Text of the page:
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An Integrated Laboratory Vs. A Traditional Laboratory, Is There A Difference?

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Conference

2004 Annual Conference

Location

Salt Lake City, Utah

Publication Date

June 20, 2004

Start Date

June 20, 2004

End Date

June 23, 2004

ISSN

2153-5965

Conference Session

Creative Ways to Present Basic Materials

Page Count

11

Page Numbers

9.187.1 - 9.187.11

Permanent URL

https://peer.asee.org/12727

Download Count

87

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Paper Authors

author page

David Niebuhr

author page

Heather Smith

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Abstract
NOTE: The first page of text has been automatically extracted and included below in lieu of an abstract

Session # 3664

An Integrated Laboratory Vs. A Traditional Laboratory, Is there a difference?

David Niebuhr, Heather Smith

California Polytechnic State University, San Luis Obispo, CA 93407

Abstract

Do integrated, graphics-rich laboratories foster enhanced learning when compared to traditional laboratory experiments? More and more, higher education emphasizes the need to utilize integrated approaches to learning. We performed a comparative study involving over 500 engineering students. Using corrosion of metals as our subject we performed two sets of experiments. In the control lab, students answered questions and performed traditional, structured experiments. Our modified lab integrated science, engineering, and math and utilized multi media and colorful graphics. More importantly though, it required the students to problem solve and work through a real engineering challenge. The results are discussed and include a statistical analysis of the data. The implications of the results will shape the direction in which the lab evolves and will shape future experiments in the department’s curriculum.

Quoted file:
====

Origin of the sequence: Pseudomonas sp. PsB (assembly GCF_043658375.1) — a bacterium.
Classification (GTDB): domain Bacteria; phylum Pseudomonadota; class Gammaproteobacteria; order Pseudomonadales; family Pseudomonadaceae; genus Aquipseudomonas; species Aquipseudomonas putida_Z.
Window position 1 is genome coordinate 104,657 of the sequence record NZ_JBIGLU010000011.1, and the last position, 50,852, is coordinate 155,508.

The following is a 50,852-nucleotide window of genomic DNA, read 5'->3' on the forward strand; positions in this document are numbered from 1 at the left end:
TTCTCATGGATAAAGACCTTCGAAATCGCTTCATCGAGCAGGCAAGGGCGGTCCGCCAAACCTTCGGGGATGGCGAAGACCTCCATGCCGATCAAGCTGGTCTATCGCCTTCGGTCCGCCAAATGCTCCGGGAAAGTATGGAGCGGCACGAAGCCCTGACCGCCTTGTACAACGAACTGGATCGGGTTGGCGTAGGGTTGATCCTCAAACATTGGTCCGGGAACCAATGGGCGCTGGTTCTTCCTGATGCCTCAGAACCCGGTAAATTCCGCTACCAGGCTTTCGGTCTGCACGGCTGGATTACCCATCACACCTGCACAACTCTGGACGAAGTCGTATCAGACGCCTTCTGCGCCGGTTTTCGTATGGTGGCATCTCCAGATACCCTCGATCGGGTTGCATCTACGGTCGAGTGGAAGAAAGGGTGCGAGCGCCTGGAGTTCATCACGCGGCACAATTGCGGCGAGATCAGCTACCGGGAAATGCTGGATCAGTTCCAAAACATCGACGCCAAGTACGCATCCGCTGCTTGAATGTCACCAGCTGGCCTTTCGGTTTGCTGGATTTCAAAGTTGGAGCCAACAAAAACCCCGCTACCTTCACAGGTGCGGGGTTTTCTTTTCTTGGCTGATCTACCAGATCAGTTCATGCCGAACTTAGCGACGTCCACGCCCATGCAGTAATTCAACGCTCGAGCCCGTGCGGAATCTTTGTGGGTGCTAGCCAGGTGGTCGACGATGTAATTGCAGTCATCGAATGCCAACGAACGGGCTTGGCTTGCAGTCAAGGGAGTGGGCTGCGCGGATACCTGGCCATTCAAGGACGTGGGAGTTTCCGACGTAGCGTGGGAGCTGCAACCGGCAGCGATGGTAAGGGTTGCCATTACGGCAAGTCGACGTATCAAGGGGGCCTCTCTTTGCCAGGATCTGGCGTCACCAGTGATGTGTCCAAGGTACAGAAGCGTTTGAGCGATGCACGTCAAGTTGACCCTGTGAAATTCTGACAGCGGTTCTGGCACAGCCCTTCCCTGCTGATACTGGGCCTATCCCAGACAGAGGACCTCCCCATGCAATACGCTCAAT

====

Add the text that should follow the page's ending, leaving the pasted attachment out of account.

1. Introduction

Engineering education is in the midst of a renaissance as the new millennium has arrived. More and more universities are recognizing that the traditional approach of teaching basic courses (math, physics, chemistry) as separate, isolated disciplines is affecting the numbers of students who remain in engineering majors and graduate as engineers. For example, calculus is a freshman course, yet the application of calculus principles may not come until late sophomore or junior year. This leaves the student to feel that calculus is unimportant and strictly a “weeder” class due to the high failure rate. At the Colorado school of Mines, the integration of courses is taken one step further where integrated laboratories replace traditional laboratories in electrical circuits, fluid mechanics, and stress analysis.1 The laboratory experiments are designed to combine math and physics and require students to build and analyze small, laboratory scale systems. Creating integrated labs have been the premise of many other studies in both engineering and multidisciplinary education.2,3,4

The need to integrate and foster innovative teaching ideas was recognized by the National Science Foundation (NSF) in the early 90’s. In 1993 the NSF sponsored a seven school education coalition.5 The focus of this coalition was to develop curricular change that integrated the traditional fundamentals in mathematics and science plus emphasized problem solving and

Proceedings of the 2004 American Society for Engineering Education Annual Conference & Exposition Copyright ©2004, American Society for Engineering Education

Niebuhr, D., & Smith, H. (2004, June), An Integrated Laboratory Vs. A Traditional Laboratory, Is There A Difference? Paper presented at 2004 Annual Conference, Salt Lake City, Utah. https://peer.asee.org/12727

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